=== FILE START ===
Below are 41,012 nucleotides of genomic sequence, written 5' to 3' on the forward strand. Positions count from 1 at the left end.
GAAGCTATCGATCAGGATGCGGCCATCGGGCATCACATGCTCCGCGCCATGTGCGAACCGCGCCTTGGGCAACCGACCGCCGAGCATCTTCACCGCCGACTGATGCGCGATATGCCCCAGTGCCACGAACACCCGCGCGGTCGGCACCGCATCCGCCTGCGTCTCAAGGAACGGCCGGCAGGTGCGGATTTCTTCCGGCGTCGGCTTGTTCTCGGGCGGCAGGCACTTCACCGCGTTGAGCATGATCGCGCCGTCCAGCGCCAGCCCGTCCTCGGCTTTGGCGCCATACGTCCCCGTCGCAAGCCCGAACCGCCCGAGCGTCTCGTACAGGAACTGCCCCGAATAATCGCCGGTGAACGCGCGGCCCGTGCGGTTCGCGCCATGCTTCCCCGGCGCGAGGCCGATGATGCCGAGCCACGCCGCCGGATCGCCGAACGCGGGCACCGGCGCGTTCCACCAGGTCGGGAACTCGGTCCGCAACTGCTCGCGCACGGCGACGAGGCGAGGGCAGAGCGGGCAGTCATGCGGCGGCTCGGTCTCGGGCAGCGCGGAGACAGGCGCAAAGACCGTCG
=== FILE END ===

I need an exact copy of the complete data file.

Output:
Below are 41,012 nucleotides of genomic sequence, written 5' to 3' on the forward strand. Positions count from 1 at the left end.
GAAGCTATCGATCAGGATGCGGCCATCGGGCATCACATGCTCCGCGCCATGTGCGAACCGCGCCTTGGGCAACCGACCGCCGAGCATCTTCACCGCCGACTGATGCGCGATATGCCCCAGTGCCACGAACACCCGCGCGGTCGGCACCGCATCCGCCTGCGTCTCAAGGAACGGCCGGCAGGTGCGGATTTCTTCCGGCGTCGGCTTGTTCTCGGGCGGCAGGCACTTCACCGCGTTGAGCATGATCGCGCCGTCCAGCGCCAGCCCGTCCTCGGCTTTGGCGCCATACGTCCCCGTCGCAAGCCCGAACCGCCCGAGCGTCTCGTACAGGAACTGCCCCGAATAATCGCCGGTGAACGCGCGGCCCGTGCGGTTCGCGCCATGCTTCCCCGGCGCGAGGCCGATGATGCCGAGCCACGCCGCCGGATCGCCGAACGCGGGCACCGGCGCGTTCCACCAGGTCGGGAACTCGGTCCGCAACTGCTCGCGCACGGCGACGAGGCGAGGGCAGAGCGGGCAGTCATGCGGCGGCTCGGTCTCGGGCAGCGCGGAGACAGGCGCAAAGACCGTCG